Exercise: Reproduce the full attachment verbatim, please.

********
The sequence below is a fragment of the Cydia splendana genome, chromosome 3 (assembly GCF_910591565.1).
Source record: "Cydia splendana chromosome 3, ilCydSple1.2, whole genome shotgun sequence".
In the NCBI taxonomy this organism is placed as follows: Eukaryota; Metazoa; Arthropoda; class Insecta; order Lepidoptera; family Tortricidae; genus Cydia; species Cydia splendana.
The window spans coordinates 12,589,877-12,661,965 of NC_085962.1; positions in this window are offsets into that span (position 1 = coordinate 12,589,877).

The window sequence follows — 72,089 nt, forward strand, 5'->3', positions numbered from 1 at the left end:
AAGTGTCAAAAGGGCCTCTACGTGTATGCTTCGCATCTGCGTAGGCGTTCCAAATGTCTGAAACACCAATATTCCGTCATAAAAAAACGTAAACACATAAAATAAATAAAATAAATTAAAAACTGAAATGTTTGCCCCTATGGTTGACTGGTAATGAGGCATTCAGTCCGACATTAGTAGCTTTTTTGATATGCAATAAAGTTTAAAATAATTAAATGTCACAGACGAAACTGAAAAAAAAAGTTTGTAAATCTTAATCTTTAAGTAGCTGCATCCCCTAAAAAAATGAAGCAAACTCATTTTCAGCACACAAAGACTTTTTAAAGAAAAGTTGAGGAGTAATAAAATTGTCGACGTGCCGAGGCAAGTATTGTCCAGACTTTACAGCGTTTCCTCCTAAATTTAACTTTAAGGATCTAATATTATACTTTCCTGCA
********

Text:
The sequence below is a fragment of the Cydia splendana genome, chromosome 3 (assembly GCF_910591565.1).
Source record: "Cydia splendana chromosome 3, ilCydSple1.2, whole genome shotgun sequence".
In the NCBI taxonomy this organism is placed as follows: Eukaryota; Metazoa; Arthropoda; class Insecta; order Lepidoptera; family Tortricidae; genus Cydia; species Cydia splendana.
The window spans coordinates 12,589,877-12,661,965 of NC_085962.1; positions in this window are offsets into that span (position 1 = coordinate 12,589,877).

The window sequence follows — 72,089 nt, forward strand, 5'->3', positions numbered from 1 at the left end:
AAGTGTCAAAAGGGCCTCTACGTGTATGCTTCGCATCTGCGTAGGCGTTCCAAATGTCTGAAACACCAATATTCCGTCATAAAAAAACGTAAACACATAAAATAAATAAAATAAATTAAAAACTGAAATGTTTGCCCCTATGGTTGACTGGTAATGAGGCATTCAGTCCGACATTAGTAGCTTTTTTGATATGCAATAAAGTTTAAAATAATTAAATGTCACAGACGAAACTGAAAAAAAAAGTTTGTAAATCTTAATCTTTAAGTAGCTGCATCCCCTAAAAAAATGAAGCAAACTCATTTTCAGCACACAAAGACTTTTTAAAGAAAAGTTGAGGAGTAATAAAATTGTCGACGTGCCGAGGCAAGTATTGTCCAGACTTTACAGCGTTTCCTCCTAAATTTAACTTTAAGGATCTAATATTATACTTTCCTGCA